Zimbabwe again on the brink of ruin, EU protests

Grace Kwinje
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After Robert Mugabe was ousted from power in Zimbawbe in 2017 and replaced by Emmerson Mnangagwa, who won the elections in July last year, the people of the country and the international community started to hope about a better future. Mugabe had ruled Zimbabwe for 37 brutal years and brought the country to economic ruin. It could hardly be worse.
But Mnangagwa, a former right-hand of Mugabe and member of the same ruling party ZANU-PF, is dangerously copying the previous policies, with crackdowns on protesters and economic measures that are impoverishing the country. He was forced to return Zimbabwe this week from a journey abroad to handle a situation which has spiraled out of control.

The purpose of his voyage was to convince investors that Zimbabwe has changed. But a recent 150 % increase in fuel prices led to long queues at petrol stations and set off protests and violence. The Zimbabwe Human Rights Commission has reported that at least eight people have been killed by security forces using live ammunition. The figure can be higher according to civil rights organisations. Hundreds have been wounded.

Another measure which is hurting the population was a 2 percent tax on electric money transfers, that in a country which is running out of cash.

Grace Kwinjeh, a representative to the EU of the main opposition party, the Movement for Democratic Change (MDC), tells the Brussels Times that hundreds have also been imprisoned, including five of its members of parliament and scores of councilors.

“According to the Zimbabwean constitution, it is the police and not the army that are responsible for fighting crime. The deployment of the army against an unarmed civilian population is a blatant violation of the constitution”, says Kwinjeh.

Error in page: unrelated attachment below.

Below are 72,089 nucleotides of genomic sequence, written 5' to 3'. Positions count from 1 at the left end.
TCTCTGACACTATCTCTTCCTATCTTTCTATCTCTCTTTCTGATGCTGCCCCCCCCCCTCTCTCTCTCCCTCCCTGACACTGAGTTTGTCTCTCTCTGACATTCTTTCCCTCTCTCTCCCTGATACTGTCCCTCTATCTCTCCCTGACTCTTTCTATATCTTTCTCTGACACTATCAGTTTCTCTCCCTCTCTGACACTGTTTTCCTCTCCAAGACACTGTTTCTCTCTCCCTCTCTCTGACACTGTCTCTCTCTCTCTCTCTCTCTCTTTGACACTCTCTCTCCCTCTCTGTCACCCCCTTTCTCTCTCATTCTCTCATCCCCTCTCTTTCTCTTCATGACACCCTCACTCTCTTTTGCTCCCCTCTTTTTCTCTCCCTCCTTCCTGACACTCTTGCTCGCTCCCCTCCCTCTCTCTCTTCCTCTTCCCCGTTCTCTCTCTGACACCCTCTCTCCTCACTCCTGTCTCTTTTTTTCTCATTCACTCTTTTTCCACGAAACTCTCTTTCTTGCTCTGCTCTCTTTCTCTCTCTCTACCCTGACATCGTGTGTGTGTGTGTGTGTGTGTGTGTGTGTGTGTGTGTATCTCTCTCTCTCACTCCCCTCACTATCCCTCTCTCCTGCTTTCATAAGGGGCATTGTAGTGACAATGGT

“Zimbabwe is on the brink of a serious humanitarian catastrophe,” she warns and calls on the military to return to the barracks.

She had hoped that the African Union (AU) – European Union (EU) ministers of foreign affairs meeting in Brussels this week (21 – 22 January) in Brussels would have dealt with the situation in Zimbabwe and condemned the violence by the regime. The meeting was co-chaired by EU foreign policy chief Federica Morgherini and the chair of the AU Executive Council, Richard Sezibera.

But the joint statement following the meeting deals with other issues of common concern for AU and EU. “It was a multilateral meeting and bilateral issues were not discussed,” said a spokesperson for the European External Action Service.

Asked at the press conference after the meeting about the situation in Zimbabwe, Morgherini said that EU had expressed “very serious concerns about the escalation of violence in Zimbabwe and the use of force by security personnel”.

“We have passed clearly the message that governments, we believe, would not be able to implement reforms that stand the test of time without an environment that is an environment of inclusive national dialogue through which citizens can exercise their freedoms, starting from the freedoms of assembly, association and expression,” she added.

As usual, the European Parliament is advocating pro-active measures instead of “soft diplomacy”. A conservative member of the European Parliament, Geoffrey Van Orden, called today on the EU to review its sanctions against individuals in Zimbabwe.

According to Van Orden, the brutality of the last few days has been described by some as worse than during the Mugabe era.  “President Mnangagwa now needs to assert himself and regain control over the armed forces. He should release detainees immediately and invite leaders of the opposition, of the unions, and the churches, to a National Conference on the Future of Zimbabwe.”

The Brussels Times